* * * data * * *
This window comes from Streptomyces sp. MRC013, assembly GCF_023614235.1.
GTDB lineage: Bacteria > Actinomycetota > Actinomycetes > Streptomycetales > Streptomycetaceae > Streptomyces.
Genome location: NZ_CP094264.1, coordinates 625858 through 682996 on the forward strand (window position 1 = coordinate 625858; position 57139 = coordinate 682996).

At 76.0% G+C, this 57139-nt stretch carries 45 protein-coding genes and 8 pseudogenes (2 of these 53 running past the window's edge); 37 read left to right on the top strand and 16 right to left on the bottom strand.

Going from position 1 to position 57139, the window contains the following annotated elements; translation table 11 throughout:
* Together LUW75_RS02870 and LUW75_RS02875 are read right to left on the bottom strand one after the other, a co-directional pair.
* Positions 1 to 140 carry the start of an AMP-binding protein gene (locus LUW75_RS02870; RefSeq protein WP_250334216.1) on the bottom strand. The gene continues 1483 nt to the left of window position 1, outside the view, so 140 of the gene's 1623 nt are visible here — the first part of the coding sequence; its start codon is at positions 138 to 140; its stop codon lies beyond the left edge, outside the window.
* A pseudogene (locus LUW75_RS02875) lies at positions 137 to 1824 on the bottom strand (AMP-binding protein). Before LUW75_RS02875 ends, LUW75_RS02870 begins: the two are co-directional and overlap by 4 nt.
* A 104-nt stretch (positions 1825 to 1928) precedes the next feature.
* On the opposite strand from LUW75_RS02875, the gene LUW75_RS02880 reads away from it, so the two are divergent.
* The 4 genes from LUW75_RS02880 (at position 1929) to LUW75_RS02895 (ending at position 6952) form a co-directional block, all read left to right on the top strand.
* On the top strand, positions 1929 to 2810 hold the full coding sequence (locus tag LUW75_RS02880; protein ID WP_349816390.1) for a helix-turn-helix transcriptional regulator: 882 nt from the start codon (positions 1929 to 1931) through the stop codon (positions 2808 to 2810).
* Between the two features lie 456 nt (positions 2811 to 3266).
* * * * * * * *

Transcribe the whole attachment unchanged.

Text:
This window comes from Streptomyces sp. MRC013, assembly GCF_023614235.1.
GTDB lineage: Bacteria > Actinomycetota > Actinomycetes > Streptomycetales > Streptomycetaceae > Streptomyces.
Genome location: NZ_CP094264.1, coordinates 625858 through 682996 on the forward strand (window position 1 = coordinate 625858; position 57139 = coordinate 682996).

At 76.0% G+C, this 57139-nt stretch carries 45 protein-coding genes and 8 pseudogenes (2 of these 53 running past the window's edge); 37 read left to right on the top strand and 16 right to left on the bottom strand.

Going from position 1 to position 57139, the window contains the following annotated elements; translation table 11 throughout:
* Together LUW75_RS02870 and LUW75_RS02875 are read right to left on the bottom strand one after the other, a co-directional pair.
* Positions 1 to 140 carry the start of an AMP-binding protein gene (locus LUW75_RS02870; RefSeq protein WP_250334216.1) on the bottom strand. The gene continues 1483 nt to the left of window position 1, outside the view, so 140 of the gene's 1623 nt are visible here — the first part of the coding sequence; its start codon is at positions 138 to 140; its stop codon lies beyond the left edge, outside the window.
* A pseudogene (locus LUW75_RS02875) lies at positions 137 to 1824 on the bottom strand (AMP-binding protein). Before LUW75_RS02875 ends, LUW75_RS02870 begins: the two are co-directional and overlap by 4 nt.
* A 104-nt stretch (positions 1825 to 1928) precedes the next feature.
* On the opposite strand from LUW75_RS02875, the gene LUW75_RS02880 reads away from it, so the two are divergent.
* The 4 genes from LUW75_RS02880 (at position 1929) to LUW75_RS02895 (ending at position 6952) form a co-directional block, all read left to right on the top strand.
* On the top strand, positions 1929 to 2810 hold the full coding sequence (locus tag LUW75_RS02880; protein ID WP_349816390.1) for a helix-turn-helix transcriptional regulator: 882 nt from the start codon (positions 1929 to 1931) through the stop codon (positions 2808 to 2810).
* Between the two features lie 456 nt (positions 2811 to 3266).